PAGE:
In 1957 CMI drafted a new convention that went some way further in the attempt to create an international standard. Unlike the 1924 Convention, the U.K. legislators were required to amend section 503 to accommodate the new convention. Not only did they increase the limits but also extended the influence of the convention. Areas now covered included contractual and extra contractual fields. Certain activities directly concerning the maritime adventure on water and on land including loading, carriage and discharge of cargo were also included. Also, shore personnel, as long as the situation involves the ship's management and transport, were included. The right of limitation was also extended to the manager, the charterer, the operator, the master, crew and certain other servants.14 Both CMI and the International Maritime Organisation (IMO) continued to review the current convention. Under the auspices of the IMO, the International Conference on the Limitation of Liability for Maritime Claims introduced a new convention in 1976. This occurred after it was agreed that changes were needed in areas including levels of limitation to account for inflation; circumstances when the right to limit should be forfeit and a way to reduce litigation. A balance was needed between suitable compensation levels for successful claimants and, for public policy reasons, the need for ship owners to limit liability to a readily insurable amount at a reasonable premium.
What was created, as a compromise, was a limitation fund which was as high as possible whilst remaining insurable at a reasonable cost and is contained in Chapter II of the Convention (Limits of Liability).15 The compromise was the creation of an almost unbreakable right to limit liability under Article 4.16 The text no longer involves 'actual fault or privity' but requires a personal act or omission committed with intent to cause loss or with recklessness to the knowledge of the likelihood of a particular loss.17 It also includes extending rights to salvors under Article 1(4) as a response to the decision in the Tojo Maru18 where the House of Lords did not allow a salvor to limit their liability for the negligent act of a diver assisting in the salvage operation. It also made allowance for wreck removal expenses incurred in Article 2(1)(d) in response to decisions such as the Stonedale (No.1) in which such expenses were disallowed. The court claiming that such expenses were in the nature of a debt and not damages.19 Finally, it was the first time the concept of referring to the value of the vessel when assessing limitation amounts was abandoned. So this most current convention, although still a compromise and having a number of rights of reservation under Article 15, came into force on December 1, 1986.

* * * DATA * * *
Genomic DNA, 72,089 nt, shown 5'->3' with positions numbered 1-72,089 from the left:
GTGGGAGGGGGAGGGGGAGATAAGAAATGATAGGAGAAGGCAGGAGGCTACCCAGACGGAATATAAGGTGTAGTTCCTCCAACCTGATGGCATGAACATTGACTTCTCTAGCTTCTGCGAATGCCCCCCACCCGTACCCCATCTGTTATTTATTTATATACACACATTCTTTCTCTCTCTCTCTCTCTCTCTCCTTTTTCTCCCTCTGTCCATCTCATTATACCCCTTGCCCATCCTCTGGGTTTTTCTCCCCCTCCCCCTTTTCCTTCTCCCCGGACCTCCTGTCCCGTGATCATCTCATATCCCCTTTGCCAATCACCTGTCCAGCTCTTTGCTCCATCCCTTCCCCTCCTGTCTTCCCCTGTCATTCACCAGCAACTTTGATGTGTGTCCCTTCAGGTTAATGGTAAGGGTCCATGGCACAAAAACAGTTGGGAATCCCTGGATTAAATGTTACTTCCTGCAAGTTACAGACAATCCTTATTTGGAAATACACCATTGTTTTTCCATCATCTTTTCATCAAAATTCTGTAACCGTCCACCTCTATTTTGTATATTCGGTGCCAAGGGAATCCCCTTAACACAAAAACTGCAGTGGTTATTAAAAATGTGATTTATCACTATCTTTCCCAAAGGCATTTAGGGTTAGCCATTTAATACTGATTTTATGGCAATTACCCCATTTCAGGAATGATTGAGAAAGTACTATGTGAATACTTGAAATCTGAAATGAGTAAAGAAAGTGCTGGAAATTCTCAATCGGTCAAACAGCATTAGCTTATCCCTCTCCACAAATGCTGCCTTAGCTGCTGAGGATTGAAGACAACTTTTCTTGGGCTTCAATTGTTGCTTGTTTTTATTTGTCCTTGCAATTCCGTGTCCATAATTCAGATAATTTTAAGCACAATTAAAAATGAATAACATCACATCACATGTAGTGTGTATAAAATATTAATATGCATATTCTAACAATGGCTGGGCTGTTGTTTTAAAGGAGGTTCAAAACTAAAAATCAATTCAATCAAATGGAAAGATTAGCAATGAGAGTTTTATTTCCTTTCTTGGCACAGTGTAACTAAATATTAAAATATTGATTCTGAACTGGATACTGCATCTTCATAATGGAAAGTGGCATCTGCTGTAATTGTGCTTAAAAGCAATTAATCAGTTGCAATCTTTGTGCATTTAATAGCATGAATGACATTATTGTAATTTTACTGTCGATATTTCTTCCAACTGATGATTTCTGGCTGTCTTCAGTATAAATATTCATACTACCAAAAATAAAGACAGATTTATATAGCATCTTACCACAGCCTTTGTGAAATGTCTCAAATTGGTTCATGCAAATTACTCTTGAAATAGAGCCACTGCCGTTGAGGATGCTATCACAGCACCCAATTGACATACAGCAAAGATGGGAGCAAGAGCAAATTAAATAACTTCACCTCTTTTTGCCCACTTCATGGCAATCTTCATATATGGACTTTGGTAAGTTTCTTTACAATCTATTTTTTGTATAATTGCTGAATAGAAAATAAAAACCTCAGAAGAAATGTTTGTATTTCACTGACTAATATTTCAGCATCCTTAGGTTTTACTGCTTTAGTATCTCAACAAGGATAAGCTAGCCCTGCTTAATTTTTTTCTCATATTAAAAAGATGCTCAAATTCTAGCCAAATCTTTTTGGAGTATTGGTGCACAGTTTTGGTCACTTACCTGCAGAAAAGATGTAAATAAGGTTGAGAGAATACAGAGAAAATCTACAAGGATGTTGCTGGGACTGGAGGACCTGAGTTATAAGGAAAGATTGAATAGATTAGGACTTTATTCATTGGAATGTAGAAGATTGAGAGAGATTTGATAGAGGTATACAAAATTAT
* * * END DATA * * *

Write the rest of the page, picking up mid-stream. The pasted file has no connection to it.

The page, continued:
Some countries have acceded to previous limitation conventions but not the 1976 one. Also, others have acceded to the 1976 Convention but have not denounced the previous conventions. So if a situation occurs there could be difficulties involving which convention provisions should apply. This is because of Article 30(4) of the 1969 Vienna Convention on the Law of Treaties. This rule says if two parties are in dispute and are signatories to particular treaty (convention) but one has also acceded to more recent version of the same treaty but has not denounced the previous one then the provisions of the treaty to which they are both signatories must apply. There are also those states, including the United States, which have not ratified any of the limitation conventions and pursue their own agenda in regard to the limitation of liability. Add to this the raft of reservations and it is plain to see this subject is far from settled in international law.
Another factor that has been brought into the equation in recent years, or in U.S. case law in recent decades, is the questions being raised as to the relevance and legitimacy of limitation of liability. Some have suggested that the limitation of liability and its almost exclusive application to the shipping industry has no place. This is particularly in regard to claims made by innocent third parties. The fact that it does not apply to business and professionals in general and modern insurance arrangements make it obsolete and unnecessary. There are also those that argue in its favour. So it appears that limitation of liability may need to evolve if it is to be allowed to continue. What follows is an exploration of these issues.